If you want to go fast, go alone. But if you want to go far, go together.Kofi Annan
I have worked in technology for close to 20 years now, and I often get asked how is it that I was able to climb up the very challenging corporate ladder in a world mostly dominated by man. I had to think about this answer for a while and make sure I wasn’t fooling anyone. I study a lot, and I am organized, and I am friendly and get along with almost everyone, but I am convinced that the reason I’ve made it this far is because of the mentors I’ve had during those years.
It all started in college, I was in for my first English course, and as an ESL student, I could hardly understand what my professor was asking us to do. Looking back now, I feel a lot of compassion for that girl who came to a new country at the age of 16 and had to start her life from scratch in a new country, with a new language, and with many freezing, snowy days to come. Professor Dorothy S. Pam showed me that it didn’t matter the fact that I could barely speak English, what mattered was my determination to be better and work way harder than anyone else in that class to achieve my goals. I could never forget her and her beautiful smile while she kept reassuring me that “this too shall pass,” and I would end up graduating with high honors and speaking more English than anyone around me.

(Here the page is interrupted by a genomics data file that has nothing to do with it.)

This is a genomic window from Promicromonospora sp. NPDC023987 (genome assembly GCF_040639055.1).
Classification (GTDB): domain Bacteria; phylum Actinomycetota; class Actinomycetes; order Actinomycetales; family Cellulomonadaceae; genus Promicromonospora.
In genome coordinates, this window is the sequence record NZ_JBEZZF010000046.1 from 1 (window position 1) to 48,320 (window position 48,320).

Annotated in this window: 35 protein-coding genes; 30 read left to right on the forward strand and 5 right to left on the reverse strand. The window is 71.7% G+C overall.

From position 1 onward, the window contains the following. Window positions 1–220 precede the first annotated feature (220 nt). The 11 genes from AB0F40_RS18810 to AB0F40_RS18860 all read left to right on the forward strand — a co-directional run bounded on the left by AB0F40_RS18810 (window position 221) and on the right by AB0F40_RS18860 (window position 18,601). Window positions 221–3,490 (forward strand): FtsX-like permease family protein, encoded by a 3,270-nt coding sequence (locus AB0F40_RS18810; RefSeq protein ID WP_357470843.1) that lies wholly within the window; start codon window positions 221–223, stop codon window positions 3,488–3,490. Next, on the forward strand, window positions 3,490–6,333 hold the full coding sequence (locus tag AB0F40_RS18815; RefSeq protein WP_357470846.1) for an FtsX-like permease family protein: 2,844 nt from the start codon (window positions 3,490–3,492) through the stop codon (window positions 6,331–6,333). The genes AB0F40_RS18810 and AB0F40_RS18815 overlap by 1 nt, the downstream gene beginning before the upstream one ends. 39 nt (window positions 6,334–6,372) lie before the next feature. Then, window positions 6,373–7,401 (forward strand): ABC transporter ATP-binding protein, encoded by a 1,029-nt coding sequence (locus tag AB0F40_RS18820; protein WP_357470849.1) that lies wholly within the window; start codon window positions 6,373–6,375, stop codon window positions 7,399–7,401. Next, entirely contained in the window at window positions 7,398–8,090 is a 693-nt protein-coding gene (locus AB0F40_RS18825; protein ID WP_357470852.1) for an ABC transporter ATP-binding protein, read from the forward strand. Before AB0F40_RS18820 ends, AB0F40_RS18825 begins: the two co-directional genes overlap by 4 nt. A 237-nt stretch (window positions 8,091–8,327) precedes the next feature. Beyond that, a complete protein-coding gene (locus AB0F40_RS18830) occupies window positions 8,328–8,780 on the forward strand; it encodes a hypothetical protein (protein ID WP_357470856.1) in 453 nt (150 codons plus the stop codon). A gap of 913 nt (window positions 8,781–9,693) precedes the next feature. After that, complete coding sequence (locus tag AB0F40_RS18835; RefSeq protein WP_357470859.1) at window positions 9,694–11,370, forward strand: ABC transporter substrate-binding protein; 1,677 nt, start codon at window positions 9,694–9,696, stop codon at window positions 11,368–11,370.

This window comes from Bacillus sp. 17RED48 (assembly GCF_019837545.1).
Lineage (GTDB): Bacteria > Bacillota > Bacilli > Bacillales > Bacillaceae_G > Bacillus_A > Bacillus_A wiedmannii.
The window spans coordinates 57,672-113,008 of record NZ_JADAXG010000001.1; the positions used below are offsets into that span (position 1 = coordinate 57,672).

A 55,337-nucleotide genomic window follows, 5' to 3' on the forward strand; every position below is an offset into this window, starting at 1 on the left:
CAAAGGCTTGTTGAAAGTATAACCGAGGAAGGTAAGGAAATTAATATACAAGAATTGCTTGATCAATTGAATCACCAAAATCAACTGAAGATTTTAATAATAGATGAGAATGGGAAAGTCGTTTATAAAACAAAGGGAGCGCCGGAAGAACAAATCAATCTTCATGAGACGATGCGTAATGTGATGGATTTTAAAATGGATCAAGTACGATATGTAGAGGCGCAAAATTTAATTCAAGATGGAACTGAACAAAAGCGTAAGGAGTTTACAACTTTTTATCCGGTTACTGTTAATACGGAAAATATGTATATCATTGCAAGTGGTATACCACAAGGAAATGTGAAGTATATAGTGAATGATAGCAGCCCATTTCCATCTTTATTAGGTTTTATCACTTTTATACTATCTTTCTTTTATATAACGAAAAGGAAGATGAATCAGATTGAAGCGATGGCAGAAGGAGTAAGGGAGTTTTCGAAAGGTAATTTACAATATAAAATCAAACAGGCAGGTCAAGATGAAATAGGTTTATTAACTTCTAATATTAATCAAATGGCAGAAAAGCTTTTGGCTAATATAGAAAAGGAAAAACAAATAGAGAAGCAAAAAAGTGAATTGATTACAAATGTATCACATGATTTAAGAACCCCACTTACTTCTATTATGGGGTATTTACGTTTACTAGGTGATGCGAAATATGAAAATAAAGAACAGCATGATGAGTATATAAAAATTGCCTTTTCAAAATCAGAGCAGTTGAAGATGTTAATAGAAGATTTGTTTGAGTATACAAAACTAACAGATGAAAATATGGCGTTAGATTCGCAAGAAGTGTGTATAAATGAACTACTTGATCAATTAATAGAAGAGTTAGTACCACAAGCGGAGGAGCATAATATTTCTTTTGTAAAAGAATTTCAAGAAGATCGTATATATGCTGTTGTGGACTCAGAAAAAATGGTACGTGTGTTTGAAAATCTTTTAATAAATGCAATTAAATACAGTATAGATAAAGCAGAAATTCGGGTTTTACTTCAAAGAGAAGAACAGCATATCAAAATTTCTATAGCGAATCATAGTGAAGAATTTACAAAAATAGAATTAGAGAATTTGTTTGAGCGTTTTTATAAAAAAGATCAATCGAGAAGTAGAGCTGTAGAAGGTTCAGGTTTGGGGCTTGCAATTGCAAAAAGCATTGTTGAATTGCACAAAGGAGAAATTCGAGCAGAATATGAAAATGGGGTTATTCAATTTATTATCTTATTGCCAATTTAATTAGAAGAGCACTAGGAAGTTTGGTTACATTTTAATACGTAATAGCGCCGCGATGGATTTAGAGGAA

I believe most of us can probably point to a person or perhaps a few people who helped us shape who we are today. I’ve had not one but three mentors who worked behind the scenes with me, generously sharing their precious time and wisdom to nurture my potential and keep me on track while I was growing, both professionally and personally.